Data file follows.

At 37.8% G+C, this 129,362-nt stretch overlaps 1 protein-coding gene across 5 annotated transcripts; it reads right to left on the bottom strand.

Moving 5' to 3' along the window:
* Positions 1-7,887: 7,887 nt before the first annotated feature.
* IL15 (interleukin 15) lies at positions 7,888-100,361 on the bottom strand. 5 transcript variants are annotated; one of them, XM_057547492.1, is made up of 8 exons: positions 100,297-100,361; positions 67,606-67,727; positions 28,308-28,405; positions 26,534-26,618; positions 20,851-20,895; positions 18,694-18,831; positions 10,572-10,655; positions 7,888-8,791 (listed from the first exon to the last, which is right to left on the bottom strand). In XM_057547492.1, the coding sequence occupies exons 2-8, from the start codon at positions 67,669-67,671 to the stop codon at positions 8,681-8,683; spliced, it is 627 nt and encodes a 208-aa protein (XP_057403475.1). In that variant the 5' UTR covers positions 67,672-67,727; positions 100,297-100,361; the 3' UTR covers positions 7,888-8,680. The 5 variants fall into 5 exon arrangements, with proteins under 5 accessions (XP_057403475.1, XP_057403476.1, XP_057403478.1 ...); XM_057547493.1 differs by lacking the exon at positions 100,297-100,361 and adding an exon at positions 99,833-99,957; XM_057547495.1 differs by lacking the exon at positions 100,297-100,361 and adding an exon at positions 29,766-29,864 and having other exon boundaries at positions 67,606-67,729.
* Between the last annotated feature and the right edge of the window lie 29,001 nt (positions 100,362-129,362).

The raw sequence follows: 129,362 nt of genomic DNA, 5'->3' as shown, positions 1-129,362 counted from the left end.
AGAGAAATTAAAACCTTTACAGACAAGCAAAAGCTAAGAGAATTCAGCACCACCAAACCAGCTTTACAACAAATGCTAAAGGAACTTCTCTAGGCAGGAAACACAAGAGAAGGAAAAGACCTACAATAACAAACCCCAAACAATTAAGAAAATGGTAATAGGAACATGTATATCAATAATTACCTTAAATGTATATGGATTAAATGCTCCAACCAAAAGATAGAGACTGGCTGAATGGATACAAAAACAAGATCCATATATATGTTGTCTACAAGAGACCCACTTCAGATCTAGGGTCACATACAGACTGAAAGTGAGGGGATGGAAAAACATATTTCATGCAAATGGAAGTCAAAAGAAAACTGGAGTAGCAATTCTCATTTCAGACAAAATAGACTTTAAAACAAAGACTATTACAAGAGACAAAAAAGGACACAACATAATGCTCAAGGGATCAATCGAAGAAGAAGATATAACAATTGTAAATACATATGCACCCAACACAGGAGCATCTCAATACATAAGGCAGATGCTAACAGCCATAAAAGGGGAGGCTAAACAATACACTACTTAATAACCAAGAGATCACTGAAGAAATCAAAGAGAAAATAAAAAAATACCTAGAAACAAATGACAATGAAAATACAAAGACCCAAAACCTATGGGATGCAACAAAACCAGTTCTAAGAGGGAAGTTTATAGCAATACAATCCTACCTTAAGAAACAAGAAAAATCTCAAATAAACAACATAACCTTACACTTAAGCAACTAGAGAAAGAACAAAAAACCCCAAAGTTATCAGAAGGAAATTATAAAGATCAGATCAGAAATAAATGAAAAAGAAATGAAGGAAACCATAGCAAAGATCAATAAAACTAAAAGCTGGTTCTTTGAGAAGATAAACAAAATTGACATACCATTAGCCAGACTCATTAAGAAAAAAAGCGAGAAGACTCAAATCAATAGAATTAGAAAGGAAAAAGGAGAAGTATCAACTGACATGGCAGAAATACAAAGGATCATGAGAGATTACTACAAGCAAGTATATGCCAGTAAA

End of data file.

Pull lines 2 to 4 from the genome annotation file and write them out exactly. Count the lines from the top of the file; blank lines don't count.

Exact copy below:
Moving 5' to 3' along the window:
* Positions 1-7,887: 7,887 nt before the first annotated feature.
* IL15 (interleukin 15) lies at positions 7,888-100,361 on the bottom strand. 5 transcript variants are annotated; one of them, XM_057547492.1, is made up of 8 exons: positions 100,297-100,361; positions 67,606-67,727; positions 28,308-28,405; positions 26,534-26,618; positions 20,851-20,895; positions 18,694-18,831; positions 10,572-10,655; positions 7,888-8,791 (listed from the first exon to the last, which is right to left on the bottom strand). In XM_057547492.1, the coding sequence occupies exons 2-8, from the start codon at positions 67,669-67,671 to the stop codon at positions 8,681-8,683; spliced, it is 627 nt and encodes a 208-aa protein (XP_057403475.1). In that variant the 5' UTR covers positions 67,672-67,727; positions 100,297-100,361; the 3' UTR covers positions 7,888-8,680. The 5 variants fall into 5 exon arrangements, with proteins under 5 accessions (XP_057403475.1, XP_057403476.1, XP_057403478.1 ...); XM_057547493.1 differs by lacking the exon at positions 100,297-100,361 and adding an exon at positions 99,833-99,957; XM_057547495.1 differs by lacking the exon at positions 100,297-100,361 and adding an exon at positions 29,766-29,864 and having other exon boundaries at positions 67,606-67,729.